Why did the official sleep? Int/Top Theme Rheme Finally, label the first participant (usually NG), circumstance (usually PP or AdvG), or process (VG) as Topical Theme. Once you've done that, you have your thematic portion of the clause. Here's a simple example with all three types of Themes: Well, Sir, Txt Int why do you sleep on my meeting? Int/Top Rheme

Please note that topical Themes are obligatory for all clauses. The other Theme types (textual and interpersonal) are optional. This means that, sometimes, you may even need to recover ellipsed elements in analysis. For example, in: Superman bit Mr Bean, and was sorry about it. We have two clauses, the topical Theme of the first clause is "Superman". The second clause’s topical Theme is ellipsed “he”: and was sorry about it Txt (Top) Rheme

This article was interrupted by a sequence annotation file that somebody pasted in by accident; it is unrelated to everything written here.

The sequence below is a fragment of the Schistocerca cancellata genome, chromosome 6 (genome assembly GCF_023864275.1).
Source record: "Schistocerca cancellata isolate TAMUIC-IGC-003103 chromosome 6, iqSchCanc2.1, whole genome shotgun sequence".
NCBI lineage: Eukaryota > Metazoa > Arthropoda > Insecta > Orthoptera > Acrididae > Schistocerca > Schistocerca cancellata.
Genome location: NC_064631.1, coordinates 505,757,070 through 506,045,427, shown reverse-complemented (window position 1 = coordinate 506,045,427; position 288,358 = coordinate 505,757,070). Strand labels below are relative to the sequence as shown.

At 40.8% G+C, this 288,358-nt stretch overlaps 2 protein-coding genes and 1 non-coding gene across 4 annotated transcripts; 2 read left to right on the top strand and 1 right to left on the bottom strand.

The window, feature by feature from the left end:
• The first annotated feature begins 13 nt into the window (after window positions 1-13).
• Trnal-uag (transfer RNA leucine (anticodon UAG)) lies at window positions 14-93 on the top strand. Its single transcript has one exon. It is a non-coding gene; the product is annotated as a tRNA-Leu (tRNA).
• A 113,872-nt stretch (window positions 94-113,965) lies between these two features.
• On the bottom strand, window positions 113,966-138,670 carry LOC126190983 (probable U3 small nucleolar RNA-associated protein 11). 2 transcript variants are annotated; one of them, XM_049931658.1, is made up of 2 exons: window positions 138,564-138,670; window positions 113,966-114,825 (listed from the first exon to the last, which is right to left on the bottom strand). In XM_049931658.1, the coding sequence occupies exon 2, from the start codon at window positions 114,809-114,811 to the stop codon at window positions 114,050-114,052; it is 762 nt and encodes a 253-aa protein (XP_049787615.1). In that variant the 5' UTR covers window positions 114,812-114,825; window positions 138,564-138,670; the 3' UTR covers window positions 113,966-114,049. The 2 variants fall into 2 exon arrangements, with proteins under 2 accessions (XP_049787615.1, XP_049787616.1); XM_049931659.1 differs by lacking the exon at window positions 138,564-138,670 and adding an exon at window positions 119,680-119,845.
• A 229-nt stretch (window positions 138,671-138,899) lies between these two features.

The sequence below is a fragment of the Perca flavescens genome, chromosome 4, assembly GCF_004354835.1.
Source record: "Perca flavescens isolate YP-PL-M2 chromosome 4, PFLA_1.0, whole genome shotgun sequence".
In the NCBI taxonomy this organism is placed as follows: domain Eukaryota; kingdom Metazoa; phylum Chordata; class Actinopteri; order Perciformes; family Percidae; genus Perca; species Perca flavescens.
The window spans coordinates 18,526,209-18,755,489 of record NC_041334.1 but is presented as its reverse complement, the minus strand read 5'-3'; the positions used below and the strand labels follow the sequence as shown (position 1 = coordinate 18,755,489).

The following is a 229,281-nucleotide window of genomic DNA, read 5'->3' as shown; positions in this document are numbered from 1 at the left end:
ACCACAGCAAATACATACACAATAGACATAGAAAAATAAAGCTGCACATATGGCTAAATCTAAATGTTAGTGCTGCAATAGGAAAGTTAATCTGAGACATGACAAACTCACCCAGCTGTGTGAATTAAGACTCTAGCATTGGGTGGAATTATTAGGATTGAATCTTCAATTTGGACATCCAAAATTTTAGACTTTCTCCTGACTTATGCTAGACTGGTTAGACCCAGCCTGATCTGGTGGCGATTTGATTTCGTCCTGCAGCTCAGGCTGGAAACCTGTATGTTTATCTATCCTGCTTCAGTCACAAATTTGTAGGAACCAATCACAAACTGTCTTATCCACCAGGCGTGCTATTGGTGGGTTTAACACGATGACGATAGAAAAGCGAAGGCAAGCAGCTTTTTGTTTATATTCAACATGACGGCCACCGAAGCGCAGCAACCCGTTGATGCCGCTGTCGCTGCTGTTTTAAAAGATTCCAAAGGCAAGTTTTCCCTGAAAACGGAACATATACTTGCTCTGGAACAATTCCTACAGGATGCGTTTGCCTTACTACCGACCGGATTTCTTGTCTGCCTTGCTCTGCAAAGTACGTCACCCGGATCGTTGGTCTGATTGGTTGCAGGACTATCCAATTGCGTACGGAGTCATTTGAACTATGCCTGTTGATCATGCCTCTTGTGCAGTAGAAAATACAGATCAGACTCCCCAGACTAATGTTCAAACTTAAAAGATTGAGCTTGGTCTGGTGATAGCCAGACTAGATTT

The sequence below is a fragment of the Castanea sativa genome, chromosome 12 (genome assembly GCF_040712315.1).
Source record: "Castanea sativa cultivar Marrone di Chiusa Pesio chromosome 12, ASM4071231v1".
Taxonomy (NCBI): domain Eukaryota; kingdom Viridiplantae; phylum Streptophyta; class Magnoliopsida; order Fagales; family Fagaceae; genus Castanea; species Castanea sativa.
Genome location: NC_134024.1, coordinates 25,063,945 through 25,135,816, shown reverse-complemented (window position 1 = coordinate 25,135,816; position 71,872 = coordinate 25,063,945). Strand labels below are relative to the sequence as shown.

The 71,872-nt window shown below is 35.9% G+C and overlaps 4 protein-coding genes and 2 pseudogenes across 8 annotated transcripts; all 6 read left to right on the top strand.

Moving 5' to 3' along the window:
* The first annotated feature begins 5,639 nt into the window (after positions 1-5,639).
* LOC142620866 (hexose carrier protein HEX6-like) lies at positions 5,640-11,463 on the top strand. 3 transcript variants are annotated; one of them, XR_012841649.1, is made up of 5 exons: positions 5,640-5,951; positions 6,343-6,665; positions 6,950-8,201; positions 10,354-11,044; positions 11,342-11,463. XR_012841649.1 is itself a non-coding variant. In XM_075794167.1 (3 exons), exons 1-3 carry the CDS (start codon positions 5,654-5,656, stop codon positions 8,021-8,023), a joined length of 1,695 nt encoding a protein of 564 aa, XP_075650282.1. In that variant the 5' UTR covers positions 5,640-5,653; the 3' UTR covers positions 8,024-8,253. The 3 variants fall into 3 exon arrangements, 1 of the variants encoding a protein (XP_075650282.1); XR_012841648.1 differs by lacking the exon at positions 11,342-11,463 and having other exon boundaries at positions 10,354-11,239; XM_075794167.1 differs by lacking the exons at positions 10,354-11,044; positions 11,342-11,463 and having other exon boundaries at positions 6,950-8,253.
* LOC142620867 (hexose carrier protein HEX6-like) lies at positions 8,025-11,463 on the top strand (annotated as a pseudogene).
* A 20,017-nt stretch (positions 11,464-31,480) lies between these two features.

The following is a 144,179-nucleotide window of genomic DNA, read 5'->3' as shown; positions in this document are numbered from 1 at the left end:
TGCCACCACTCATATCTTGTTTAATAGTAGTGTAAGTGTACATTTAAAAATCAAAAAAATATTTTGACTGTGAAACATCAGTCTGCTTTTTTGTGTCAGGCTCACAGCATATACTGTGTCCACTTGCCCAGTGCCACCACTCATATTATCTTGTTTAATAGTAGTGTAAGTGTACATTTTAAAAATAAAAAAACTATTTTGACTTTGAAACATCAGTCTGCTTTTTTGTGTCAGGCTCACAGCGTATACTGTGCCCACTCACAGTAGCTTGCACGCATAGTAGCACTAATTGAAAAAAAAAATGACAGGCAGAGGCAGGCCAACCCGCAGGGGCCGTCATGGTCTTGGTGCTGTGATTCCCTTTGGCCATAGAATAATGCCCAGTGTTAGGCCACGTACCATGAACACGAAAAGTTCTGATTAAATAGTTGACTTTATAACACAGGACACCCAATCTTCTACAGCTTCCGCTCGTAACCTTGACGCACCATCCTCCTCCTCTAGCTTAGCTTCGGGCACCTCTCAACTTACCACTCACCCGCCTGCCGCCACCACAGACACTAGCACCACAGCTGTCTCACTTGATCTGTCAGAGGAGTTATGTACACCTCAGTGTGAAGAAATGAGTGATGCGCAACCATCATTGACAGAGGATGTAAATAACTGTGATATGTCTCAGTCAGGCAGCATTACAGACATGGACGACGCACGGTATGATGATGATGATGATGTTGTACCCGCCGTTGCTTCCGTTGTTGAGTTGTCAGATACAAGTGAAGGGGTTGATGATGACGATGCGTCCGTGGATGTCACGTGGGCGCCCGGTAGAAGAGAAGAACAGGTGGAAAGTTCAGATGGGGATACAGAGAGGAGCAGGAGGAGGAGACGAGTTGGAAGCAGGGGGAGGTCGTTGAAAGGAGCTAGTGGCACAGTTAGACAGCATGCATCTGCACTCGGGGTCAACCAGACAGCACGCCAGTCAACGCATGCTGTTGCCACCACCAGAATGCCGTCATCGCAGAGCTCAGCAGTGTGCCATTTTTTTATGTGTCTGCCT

Unmarked 非标记的 marked 标记的 Themes 非标记的& By markedness is meant that the occurrence of some phenomenon is less typical or frequent. Hence, when we say that a Theme is marked, we are saying that it is less typical or frequent for it to be realised that way. And the opposite for unmarked Themes. And, whenever we talk about marked or unmarked Themes, we are referring only to the topical Theme, not the textual or interpersonal Theme. Let's now see what the unmarked Themes are like for different clausal moods: Declaratives: The unmarked Theme is the subject, as in: "Snow White picked her nose everyday." All other realisations of topical Themes are marked, for example: "Her nose, she loves to pick" (here, the complement, rather than the subject, is the topical Theme). Interrogatives: For interrogatives, we need to separate polar from content interrogatives: Polar: The unmarked Theme is a two-part Theme where the interpersonal Theme is realised by a finite element, and the topical Theme is realised by the subject: "Did Snow White pick her nose?" All other realisations are marked. Content: The unmarked Theme is the wh-question word, as in: "Why did Snow White pick her nose?" All other realisations are marked. Imperatives: Like interrogatives, we also need to make a distinction between two types of imperatives -- inclusive and exclusive imperatives. Inclusive: The unmarked Theme is let's or let us, which is actually the wayward form of the subject (= we): "Let's pick our noses!" All other realisations are marked. Exclusive: The unmarked Theme is the process: "Pick your nose!" All other realisations are marked. Topical Themes realised by circumstantial elements are marked. Not all marked Themes, however, are the same. They differ in terms of the extent of markedness. Compare: which one is more marked? Noses, she loves to pick. In the evenings, she loves to pick noses.